Electoral reform group Bersih yesterday showed the media a list of bank accounts of all those who had donated a total of RM2.6 million (S$842,000) for its mammoth rally in August, and challenged Malaysian Prime Minister Najib Razak to now name those he said had donated US$700 million (S$997 million) into his bank accounts.
The group was responding to a challenge by Datuk Seri Najib, who had said Bersih was using double standards when it wanted him to name his political donors, yet was unwilling to detail who contributed money to it to organise the rally on the streets of Kuala Lumpur.
At a news conference yesterday, Bersih officials showed reporters 2,126 pages of the group's bank statement containing the account numbers of about 27,000 people who had put in money to help it organise the rally. The officials said the list was being independently audited.
The two-day rally saw tens of thousands of Malaysians calling for Mr Najib's resignation.
"Now it is (Mr) Najib Razak's turn to account for his RM2.6 billion. If he fails to do so, then it is clear he has lost all credibility," the civil society coalition said in a press statement.
Mr Najib had said last month that Bersih "collected money, but when asked to reveal (its) source of donations, (it) refused to disclose it", after its leaders refused to field questions from police on the source of funds. "But when it comes to us, they question all kinds of things. We can't have double standards," he said.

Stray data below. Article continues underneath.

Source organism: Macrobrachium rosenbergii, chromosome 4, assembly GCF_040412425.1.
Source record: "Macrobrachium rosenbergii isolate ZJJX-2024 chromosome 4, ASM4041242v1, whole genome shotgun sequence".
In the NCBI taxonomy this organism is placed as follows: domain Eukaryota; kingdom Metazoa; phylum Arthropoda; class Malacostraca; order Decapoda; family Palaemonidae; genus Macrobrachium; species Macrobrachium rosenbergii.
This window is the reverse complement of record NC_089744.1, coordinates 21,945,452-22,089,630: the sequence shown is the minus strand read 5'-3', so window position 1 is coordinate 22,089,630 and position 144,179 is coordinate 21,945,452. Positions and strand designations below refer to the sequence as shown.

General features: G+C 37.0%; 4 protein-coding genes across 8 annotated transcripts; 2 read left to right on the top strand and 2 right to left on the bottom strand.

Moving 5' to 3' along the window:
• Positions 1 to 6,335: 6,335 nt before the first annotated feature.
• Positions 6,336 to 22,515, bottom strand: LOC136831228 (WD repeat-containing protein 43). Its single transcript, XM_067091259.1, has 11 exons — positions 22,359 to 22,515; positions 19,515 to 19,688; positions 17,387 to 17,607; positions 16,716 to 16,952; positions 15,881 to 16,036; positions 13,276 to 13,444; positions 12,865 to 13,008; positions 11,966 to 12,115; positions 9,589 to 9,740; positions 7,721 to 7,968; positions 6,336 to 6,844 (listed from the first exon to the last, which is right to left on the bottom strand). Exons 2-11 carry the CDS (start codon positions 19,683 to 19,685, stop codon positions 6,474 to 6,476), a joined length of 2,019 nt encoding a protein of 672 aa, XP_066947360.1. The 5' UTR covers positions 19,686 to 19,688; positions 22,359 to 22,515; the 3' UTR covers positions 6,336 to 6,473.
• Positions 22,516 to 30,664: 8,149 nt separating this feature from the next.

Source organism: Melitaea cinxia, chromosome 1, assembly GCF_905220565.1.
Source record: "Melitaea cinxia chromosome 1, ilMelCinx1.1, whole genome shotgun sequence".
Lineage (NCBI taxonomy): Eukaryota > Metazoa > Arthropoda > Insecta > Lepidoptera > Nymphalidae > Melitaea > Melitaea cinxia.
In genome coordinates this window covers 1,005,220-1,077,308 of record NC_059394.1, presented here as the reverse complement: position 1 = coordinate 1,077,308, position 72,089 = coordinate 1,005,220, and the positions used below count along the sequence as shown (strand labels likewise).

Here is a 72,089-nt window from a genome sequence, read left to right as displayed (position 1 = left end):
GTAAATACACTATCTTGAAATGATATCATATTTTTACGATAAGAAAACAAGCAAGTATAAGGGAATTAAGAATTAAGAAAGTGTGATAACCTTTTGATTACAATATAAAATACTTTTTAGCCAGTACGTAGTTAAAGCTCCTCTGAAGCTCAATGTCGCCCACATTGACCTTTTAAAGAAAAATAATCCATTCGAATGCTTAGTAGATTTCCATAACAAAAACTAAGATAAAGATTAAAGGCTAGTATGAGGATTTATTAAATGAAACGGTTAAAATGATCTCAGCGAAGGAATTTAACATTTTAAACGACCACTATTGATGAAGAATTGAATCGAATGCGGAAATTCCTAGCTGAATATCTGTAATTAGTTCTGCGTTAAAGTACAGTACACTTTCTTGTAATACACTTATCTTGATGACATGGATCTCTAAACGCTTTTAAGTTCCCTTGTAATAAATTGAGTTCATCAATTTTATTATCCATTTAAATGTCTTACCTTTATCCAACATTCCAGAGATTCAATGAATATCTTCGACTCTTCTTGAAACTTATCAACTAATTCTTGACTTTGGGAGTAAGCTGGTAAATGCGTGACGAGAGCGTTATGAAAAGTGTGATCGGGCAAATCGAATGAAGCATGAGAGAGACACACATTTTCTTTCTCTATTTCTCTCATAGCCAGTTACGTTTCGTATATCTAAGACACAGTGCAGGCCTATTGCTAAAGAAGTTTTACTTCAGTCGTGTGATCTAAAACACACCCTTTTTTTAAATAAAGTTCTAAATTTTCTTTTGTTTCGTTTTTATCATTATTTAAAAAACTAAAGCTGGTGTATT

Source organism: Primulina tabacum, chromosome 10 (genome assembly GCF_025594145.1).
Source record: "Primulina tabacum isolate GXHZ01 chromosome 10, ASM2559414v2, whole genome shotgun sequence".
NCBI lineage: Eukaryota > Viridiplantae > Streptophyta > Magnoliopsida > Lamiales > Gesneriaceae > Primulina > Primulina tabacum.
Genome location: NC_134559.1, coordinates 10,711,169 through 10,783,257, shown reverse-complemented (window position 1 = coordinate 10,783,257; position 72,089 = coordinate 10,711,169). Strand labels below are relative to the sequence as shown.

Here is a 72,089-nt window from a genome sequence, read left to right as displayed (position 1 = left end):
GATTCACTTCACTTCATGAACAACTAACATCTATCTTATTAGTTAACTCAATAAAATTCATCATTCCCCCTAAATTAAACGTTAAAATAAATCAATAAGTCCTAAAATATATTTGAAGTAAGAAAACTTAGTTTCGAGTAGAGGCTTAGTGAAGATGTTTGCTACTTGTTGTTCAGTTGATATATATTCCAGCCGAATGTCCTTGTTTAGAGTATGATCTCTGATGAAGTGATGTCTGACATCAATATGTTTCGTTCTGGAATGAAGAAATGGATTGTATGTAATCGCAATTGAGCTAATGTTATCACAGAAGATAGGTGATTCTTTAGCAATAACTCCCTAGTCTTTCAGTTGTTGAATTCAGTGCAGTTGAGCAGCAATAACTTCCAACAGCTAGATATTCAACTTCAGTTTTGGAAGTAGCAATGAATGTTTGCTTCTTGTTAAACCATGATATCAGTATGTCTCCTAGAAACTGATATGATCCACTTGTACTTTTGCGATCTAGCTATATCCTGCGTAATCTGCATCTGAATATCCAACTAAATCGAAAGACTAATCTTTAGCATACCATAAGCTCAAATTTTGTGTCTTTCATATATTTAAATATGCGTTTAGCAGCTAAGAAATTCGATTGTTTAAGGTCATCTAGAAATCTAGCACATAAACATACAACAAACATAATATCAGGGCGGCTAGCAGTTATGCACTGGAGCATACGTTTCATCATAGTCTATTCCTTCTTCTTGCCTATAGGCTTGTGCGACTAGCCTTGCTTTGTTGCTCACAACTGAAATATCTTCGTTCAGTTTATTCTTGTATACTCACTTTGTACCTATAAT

Bersih chief Maria Chin Abdullah had then responded that the group was not refusing to disclose details of its accounts, and had told the police, "I didn't want to answer those questions because whatever I (say) will be presented in court".
According to Bersih, it spent RM664,052.52 to organise the Aug 29 to 30 rally. The remaining RM1,983,309.22 will be used to fund its activities for the next two years, including for legal fees, training and voter education.
The rally was held soon after Mr Najib sacked critical members of his Cabinet, including then Deputy PM Muhyiddin Yassin, and made changes to government positions which effectively froze two probes into debt-laden 1Malaysia Development Berhad (1MDB), the state investor linked to the money that Mr Najib received in personal accounts.
The Wall Street Journal had reported in early July that US$681 million made its way into the Premier's bank accounts just weeks before the 2013 General Election, which he narrowly won. It said another RM42 million was deposited earlier this year and both tranches involved companies linked to 1MDB.
The Malaysian Anti-Corruption Commission said last month that the US$681 million came from unspecified Middle Eastern donors, although it was still probing the transaction as well as the RM42 million.
Mr Najib has insisted it is his duty as president of Umno to raise funds for the party and that he has never used public money for "personal gain". But the communications chief from the ruling Barisan Nasional (BN) coalition has admitted that the Premier has not explained the source of the RM42 million.
Mr Najib is planning legal action against Tun Dr Ling Liong Sik, a former BN stalwart who accused the Premier of putting public funds in his own accounts. His lawyers sent a letter on Monday to Dr Ling, a former Malaysian Chinese Association (MCA) president, asking him to offer an unreserved apology and compensation within seven days, or legal action would be instituted.
News site Malaysiakini quoted Dr Ling as saying last Saturday that he agreed with Tun Dr Mahathir Mohamad - who was premier when Dr Ling was leading the MCA - that Mr Najib had "taken people's money and put it in his personal accounts".